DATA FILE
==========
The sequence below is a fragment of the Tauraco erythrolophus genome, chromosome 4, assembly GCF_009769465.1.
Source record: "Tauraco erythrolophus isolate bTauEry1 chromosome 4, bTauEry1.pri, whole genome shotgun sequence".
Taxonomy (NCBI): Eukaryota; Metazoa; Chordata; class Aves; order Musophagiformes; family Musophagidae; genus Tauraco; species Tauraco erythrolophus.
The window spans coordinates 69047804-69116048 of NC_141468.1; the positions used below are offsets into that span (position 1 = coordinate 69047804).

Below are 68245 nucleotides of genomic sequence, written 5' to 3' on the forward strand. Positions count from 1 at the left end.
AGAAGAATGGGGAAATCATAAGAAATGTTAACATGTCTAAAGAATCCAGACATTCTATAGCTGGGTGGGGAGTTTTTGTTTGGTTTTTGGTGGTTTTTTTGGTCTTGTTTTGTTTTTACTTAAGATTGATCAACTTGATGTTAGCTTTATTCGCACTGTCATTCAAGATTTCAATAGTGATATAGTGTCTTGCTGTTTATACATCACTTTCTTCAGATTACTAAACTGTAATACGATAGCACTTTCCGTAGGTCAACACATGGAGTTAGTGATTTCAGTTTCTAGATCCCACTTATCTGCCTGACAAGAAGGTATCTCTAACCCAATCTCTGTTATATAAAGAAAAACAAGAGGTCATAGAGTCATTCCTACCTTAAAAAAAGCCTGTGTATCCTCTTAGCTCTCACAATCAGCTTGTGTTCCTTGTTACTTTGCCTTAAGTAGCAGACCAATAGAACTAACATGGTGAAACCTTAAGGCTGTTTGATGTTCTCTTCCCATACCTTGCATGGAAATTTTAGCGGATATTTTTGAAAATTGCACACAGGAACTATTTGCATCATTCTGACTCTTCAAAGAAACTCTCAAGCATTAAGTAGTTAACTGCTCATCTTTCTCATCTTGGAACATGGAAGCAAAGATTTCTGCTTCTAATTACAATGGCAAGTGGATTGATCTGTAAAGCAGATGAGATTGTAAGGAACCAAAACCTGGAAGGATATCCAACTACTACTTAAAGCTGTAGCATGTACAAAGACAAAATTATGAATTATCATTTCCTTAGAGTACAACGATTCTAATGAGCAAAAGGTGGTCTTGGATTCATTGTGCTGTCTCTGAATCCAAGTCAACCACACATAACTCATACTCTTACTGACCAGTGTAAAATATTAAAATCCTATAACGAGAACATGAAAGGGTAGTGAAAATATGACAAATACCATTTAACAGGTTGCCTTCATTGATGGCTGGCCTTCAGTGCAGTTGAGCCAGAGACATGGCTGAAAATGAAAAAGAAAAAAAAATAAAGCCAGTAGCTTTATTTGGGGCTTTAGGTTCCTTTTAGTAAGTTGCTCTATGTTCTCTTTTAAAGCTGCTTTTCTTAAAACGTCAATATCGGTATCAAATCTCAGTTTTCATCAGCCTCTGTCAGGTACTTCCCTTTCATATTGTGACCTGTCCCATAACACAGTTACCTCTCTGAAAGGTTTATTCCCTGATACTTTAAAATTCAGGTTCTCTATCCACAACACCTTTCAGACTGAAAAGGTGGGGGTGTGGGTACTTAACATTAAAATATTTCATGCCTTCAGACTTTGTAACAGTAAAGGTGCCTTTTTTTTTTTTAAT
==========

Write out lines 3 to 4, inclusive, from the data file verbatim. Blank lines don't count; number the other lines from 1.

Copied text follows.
Taxonomy (NCBI): Eukaryota; Metazoa; Chordata; class Aves; order Musophagiformes; family Musophagidae; genus Tauraco; species Tauraco erythrolophus.
The window spans coordinates 69047804-69116048 of NC_141468.1; the positions used below are offsets into that span (position 1 = coordinate 69047804).